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officials say a man has been arrested on suspicion of starting one of the blazes by burning dry weeds near his house. that is band from may through october. global news 24 hours a day on air and at tictoc on twitter powered by more than 2700 journalists and analysts in more than 120 countries. this is bloomberg. joe: as the race for the white house heats up, joe biden beginning to draw contrast with his rivals. the 2020 candidate making his case following a fairly rough debate performance. let's bring in kevin, a democratic strategist who advises the democratic national committee. he joins us from washington. i think conventional wisdom is that biden is still the front runner, but a pretty damaged front runner after that debate
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performance. in your view, does he have what it takes to reset and strike back? >> great question. thanks for having me on. the debate performance was a little rough. he spent the next day kind of explaining himself in chicago and he's been doing damage control ever since. he is sitting down with chris cuomo. they've been teasing that interview tonight. speaking about kind of coming back on the bussing issue. question, you are seeing his polling take a dive as kamala harris and elizabeth warren are inching up on him in these polls. romaine: kevin, when we talk about some of the voters, particularly the black voters, there does seem to be a divide in terms of generation, with older voters gravitating towards biden and younger voters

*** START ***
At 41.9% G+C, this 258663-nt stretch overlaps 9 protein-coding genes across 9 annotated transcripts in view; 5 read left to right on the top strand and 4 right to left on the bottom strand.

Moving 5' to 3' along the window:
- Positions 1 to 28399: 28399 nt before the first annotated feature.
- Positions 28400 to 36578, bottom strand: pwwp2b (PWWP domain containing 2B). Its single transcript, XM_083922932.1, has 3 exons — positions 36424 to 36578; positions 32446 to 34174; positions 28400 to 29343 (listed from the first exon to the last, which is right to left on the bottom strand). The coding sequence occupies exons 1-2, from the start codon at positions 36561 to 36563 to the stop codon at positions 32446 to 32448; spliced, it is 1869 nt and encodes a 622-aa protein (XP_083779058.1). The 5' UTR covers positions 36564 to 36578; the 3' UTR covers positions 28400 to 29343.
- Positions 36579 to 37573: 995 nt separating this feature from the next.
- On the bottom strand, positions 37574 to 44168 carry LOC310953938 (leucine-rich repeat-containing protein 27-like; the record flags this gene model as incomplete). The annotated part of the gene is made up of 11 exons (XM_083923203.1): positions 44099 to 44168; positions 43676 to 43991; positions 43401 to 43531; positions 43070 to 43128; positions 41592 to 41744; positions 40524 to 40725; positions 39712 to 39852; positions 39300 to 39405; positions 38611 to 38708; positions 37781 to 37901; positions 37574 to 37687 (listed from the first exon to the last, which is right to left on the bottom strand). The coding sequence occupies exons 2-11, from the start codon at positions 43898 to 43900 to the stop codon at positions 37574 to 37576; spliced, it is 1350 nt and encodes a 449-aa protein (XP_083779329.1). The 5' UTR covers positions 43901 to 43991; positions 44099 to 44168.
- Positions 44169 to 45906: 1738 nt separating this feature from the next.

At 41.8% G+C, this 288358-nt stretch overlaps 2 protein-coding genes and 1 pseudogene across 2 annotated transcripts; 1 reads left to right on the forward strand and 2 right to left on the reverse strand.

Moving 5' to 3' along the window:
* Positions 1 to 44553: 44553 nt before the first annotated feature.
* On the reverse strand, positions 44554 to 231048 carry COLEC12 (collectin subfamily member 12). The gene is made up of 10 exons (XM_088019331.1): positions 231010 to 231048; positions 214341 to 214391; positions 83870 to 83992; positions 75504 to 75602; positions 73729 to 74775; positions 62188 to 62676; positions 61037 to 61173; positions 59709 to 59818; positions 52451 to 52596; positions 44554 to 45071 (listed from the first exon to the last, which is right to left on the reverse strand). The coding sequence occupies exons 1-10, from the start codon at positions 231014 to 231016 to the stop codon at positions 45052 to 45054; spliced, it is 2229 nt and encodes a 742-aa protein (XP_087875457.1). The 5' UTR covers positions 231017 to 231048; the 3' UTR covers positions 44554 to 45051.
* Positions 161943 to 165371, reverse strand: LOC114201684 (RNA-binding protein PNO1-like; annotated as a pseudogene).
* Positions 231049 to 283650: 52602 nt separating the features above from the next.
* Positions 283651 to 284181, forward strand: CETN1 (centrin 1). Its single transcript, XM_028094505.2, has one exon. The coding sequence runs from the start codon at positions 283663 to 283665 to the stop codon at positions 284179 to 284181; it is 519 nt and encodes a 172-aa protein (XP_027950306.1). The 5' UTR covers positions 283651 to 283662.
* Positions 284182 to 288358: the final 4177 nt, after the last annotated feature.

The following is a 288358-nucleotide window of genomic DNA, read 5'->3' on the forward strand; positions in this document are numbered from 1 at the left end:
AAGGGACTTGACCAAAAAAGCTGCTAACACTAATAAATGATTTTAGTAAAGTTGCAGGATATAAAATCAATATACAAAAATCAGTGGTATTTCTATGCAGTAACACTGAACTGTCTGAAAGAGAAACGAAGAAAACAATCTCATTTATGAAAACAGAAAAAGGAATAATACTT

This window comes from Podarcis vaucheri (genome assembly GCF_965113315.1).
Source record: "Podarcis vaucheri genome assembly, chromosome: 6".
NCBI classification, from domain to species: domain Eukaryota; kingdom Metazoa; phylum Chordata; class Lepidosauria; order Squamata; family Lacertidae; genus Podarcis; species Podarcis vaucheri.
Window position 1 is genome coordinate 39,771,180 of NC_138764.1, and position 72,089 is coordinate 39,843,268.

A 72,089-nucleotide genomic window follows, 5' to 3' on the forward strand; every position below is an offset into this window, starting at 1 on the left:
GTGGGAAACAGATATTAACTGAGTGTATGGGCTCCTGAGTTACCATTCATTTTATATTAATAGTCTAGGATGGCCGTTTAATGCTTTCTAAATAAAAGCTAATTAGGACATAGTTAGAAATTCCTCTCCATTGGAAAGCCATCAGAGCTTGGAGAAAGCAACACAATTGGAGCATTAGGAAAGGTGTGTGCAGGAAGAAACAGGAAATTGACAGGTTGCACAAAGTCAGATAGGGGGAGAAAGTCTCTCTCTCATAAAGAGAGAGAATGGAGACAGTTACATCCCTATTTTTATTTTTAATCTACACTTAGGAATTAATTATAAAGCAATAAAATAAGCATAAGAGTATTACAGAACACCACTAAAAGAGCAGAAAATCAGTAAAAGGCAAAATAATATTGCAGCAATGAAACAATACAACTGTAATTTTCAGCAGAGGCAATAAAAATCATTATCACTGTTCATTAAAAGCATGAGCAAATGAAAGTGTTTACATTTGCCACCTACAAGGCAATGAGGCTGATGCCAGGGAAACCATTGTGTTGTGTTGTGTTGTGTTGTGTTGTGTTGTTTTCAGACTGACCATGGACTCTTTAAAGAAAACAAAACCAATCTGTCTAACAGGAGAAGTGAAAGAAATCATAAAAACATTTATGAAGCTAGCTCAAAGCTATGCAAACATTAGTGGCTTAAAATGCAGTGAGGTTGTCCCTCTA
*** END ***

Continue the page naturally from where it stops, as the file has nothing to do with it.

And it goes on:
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gravitating toward someone like kamala harris. do you see either candidate being able to bridge that gap? >> you're absolutely right. biden is still leading among older african-americans. in south carolina, older blacks are helping him stem the tide in the wake of the debates. they are with him when he defended the legacy of barack obama, when senator harris went on the attack with regards to immigration. he fought back. you are seeing them stay with him. i think pete buttigieg is an interesting candidate. 4% sorse he's just at he's got a long way to go. he can be a compelling candidate to bridge that generational gap. joe: who else do you think is in a position to rise? kamala looks a lot better.
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she damaged biden. but is she in position to capture a lot of those voters? inbernie has that locked 20%, 25% nationwide that are likely always going to be with him. there is a lot of diehard bernie support. he also has the unique benefit of having run for years ago. i will note that a lot of people saylked to him the ground cory booker and elizabeth warren are building the best efforts in that critical first state, not just locking in the people, but doing the real work, the door-to-door caucusing you need to do to win in a state like iowa. i think cory booker provides an interesting personality for building that organization and could make up some of that ground as well. romaine: at the start of this
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campaign cycle, there was talk about the democratic candidates having to veer far left to win the nomination and potentially beat trump, but when you look at the polling, the top candidates are relatively centrist leading, then you have pete buttigieg with that great showing with regards to his campaign fundraising. do you think the party is going to have to gravitate further left or can it be a centrist party and when? distracted with the twitter universe and how people are commenting online. we forget that half of democratic primary goers consider themselves either moderate or conservative. pete buttigieg has that lane. joe biden has that lane. this constant fighting towards the left might not be a winning strategy in early states when